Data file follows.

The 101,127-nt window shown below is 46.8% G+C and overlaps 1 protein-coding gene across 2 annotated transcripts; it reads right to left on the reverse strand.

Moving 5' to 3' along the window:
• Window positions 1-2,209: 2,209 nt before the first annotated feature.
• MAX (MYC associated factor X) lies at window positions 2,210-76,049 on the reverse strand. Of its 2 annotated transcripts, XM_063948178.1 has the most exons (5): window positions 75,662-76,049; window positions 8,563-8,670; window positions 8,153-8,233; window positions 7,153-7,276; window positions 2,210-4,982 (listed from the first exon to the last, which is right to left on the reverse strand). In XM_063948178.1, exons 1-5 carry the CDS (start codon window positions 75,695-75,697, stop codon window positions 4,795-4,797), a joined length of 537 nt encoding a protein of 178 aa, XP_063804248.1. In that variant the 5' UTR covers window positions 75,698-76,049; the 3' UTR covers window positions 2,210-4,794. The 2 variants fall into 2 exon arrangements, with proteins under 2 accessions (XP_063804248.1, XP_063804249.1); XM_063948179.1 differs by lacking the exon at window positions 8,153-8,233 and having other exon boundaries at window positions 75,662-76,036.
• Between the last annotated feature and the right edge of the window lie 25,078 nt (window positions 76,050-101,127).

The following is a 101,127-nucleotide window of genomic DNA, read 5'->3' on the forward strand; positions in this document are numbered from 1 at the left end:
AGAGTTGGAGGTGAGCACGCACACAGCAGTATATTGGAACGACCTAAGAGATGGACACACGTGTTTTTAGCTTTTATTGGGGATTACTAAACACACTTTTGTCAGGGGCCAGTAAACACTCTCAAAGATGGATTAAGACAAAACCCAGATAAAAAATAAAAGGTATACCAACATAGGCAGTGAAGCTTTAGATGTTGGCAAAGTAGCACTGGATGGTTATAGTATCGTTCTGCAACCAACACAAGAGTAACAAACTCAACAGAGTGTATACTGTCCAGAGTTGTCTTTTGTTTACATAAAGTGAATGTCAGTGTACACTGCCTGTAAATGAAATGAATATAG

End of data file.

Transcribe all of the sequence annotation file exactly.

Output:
The 101,127-nt window shown below is 46.8% G+C and overlaps 1 protein-coding gene across 2 annotated transcripts; it reads right to left on the reverse strand.

Moving 5' to 3' along the window:
• Window positions 1-2,209: 2,209 nt before the first annotated feature.
• MAX (MYC associated factor X) lies at window positions 2,210-76,049 on the reverse strand. Of its 2 annotated transcripts, XM_063948178.1 has the most exons (5): window positions 75,662-76,049; window positions 8,563-8,670; window positions 8,153-8,233; window positions 7,153-7,276; window positions 2,210-4,982 (listed from the first exon to the last, which is right to left on the reverse strand). In XM_063948178.1, exons 1-5 carry the CDS (start codon window positions 75,695-75,697, stop codon window positions 4,795-4,797), a joined length of 537 nt encoding a protein of 178 aa, XP_063804248.1. In that variant the 5' UTR covers window positions 75,698-76,049; the 3' UTR covers window positions 2,210-4,794. The 2 variants fall into 2 exon arrangements, with proteins under 2 accessions (XP_063804248.1, XP_063804249.1); XM_063948179.1 differs by lacking the exon at window positions 8,153-8,233 and having other exon boundaries at window positions 75,662-76,036.
• Between the last annotated feature and the right edge of the window lie 25,078 nt (window positions 76,050-101,127).

The following is a 101,127-nucleotide window of genomic DNA, read 5'->3' on the forward strand; positions in this document are numbered from 1 at the left end:
AGAGTTGGAGGTGAGCACGCACACAGCAGTATATTGGAACGACCTAAGAGATGGACACACGTGTTTTTAGCTTTTATTGGGGATTACTAAACACACTTTTGTCAGGGGCCAGTAAACACTCTCAAAGATGGATTAAGACAAAACCCAGATAAAAAATAAAAGGTATACCAACATAGGCAGTGAAGCTTTAGATGTTGGCAAAGTAGCACTGGATGGTTATAGTATCGTTCTGCAACCAACACAAGAGTAACAAACTCAACAGAGTGTATACTGTCCAGAGTTGTCTTTTGTTTACATAAAGTGAATGTCAGTGTACACTGCCTGTAAATGAAATGAATATAG